The First Sunday after Christmas

The Very Reverend Steve Lipscomb, Dean
John 1:1-18

Today is the First Sunday after Christmas.  This is not a day for a sermon, I don’t think.  Traditionally, at our 10:30 service, we do our annual Christmas Pageant (as is probably pretty obvious to you from the way we’re set up this morning). There’s no need for a sermon when you get the whole thing acted out right there in front of you, the story told in character, scripture and song. A preacher could get in the way!

But there is another reason why a sermon, to me, seems out of place – unnecessary – today (even at a different service). And in case you haven’t yet noticed, this is a sermon on why there should be no sermon!

The reason there is no need for a sermon today is because we simply need to linger in Christmas for a while—with that story we heard on Christmas Eve and Christmas Day, in that stable where the Christ child lies, and is suckled at the breast of Mary, and grows strong enough to live and thrive in his new environment outside the womb.

The child in the manger may be God, but he is a baby too, you know–brand new.  And it takes a while for mother and child to recuperate from the trauma of birth – and birthing.  It takes a while for the baby Jesus to get his “earth suit” adjusted, – for Mary to regain her strength—for the two of them to get ready for the journey – quite the journey – that lies  ahead of them.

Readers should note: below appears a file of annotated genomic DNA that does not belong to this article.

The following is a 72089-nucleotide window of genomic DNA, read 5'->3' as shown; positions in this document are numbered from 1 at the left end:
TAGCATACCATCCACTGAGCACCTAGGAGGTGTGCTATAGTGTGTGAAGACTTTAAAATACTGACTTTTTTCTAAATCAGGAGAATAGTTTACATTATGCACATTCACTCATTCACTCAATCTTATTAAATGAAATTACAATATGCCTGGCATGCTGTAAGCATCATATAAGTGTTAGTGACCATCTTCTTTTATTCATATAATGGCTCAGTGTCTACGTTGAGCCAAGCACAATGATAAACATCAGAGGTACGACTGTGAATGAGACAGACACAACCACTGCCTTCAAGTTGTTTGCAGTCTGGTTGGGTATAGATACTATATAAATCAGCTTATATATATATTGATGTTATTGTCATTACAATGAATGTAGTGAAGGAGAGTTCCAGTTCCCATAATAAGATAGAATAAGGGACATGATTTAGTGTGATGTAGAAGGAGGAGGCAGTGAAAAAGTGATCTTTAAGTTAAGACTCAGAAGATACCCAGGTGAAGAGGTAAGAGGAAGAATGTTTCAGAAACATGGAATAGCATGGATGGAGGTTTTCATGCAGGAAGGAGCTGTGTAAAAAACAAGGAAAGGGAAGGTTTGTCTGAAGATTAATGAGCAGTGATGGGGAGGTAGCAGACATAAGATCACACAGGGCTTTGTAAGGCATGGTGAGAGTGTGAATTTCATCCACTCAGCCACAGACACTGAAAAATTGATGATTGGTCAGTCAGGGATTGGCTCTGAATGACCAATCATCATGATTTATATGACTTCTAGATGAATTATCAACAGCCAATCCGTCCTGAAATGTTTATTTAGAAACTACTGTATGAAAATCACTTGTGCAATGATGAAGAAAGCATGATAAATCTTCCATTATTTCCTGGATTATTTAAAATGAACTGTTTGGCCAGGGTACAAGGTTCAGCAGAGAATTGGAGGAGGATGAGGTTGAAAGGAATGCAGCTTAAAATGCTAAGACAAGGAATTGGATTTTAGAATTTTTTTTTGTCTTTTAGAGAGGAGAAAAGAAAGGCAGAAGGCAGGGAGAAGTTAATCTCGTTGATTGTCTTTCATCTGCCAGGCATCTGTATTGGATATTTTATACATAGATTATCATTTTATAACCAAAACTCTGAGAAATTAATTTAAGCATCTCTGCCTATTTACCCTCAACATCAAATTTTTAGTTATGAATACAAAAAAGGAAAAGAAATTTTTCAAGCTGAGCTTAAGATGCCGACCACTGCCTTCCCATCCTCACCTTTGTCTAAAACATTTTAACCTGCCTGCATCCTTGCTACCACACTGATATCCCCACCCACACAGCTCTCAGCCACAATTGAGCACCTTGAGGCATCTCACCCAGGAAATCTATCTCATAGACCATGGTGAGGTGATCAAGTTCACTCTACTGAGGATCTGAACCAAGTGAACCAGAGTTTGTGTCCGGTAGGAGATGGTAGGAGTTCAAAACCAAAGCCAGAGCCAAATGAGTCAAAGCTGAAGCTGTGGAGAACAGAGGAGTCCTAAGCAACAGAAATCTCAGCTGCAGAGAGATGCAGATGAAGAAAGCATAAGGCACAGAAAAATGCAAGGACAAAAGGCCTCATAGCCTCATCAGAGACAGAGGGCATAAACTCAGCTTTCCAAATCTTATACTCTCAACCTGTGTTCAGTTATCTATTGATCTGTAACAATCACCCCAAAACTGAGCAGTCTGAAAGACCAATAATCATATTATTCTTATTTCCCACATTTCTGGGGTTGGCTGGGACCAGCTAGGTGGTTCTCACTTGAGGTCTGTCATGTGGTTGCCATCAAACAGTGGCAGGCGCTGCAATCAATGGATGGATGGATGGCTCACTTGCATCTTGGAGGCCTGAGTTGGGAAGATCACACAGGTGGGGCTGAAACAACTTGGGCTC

So let’s give them a little time.  Let’s give ourselves a little time to take in the meaning of Christmas.  John’s Christological statement about the Word becoming flesh is important for us to hear and ponder, but the birth of this little baby is a mystery and miracle that we don’t want to miss or move past too quickly.

While the rest of the world began its Christmas season a month ago (or two), we waited through the season of Advent to get here.  And now, as the world packs Christmas away to make room for the new spring lines and the Easter Bunny, we wait again to take in the wonder of Christmas and its 12 day season.

Madison Avenue’s calendar says Christmas is over, –move on.  The Church’s calendar says wait.  Be still.  Behold the child, Jesus–Emmanuel.  For Christmas has just begun.

In the beginning was the Word, and the Word was with God, and the Word was God . . . And the Word became flesh and lived among us.   That is all true.  But that the Word became flesh in a baby, in a stable in Bethlehem—That is the true miracle of Christmas.

May we, like Mary – and for just a little while longer – treasure and ponder these things in our hearts.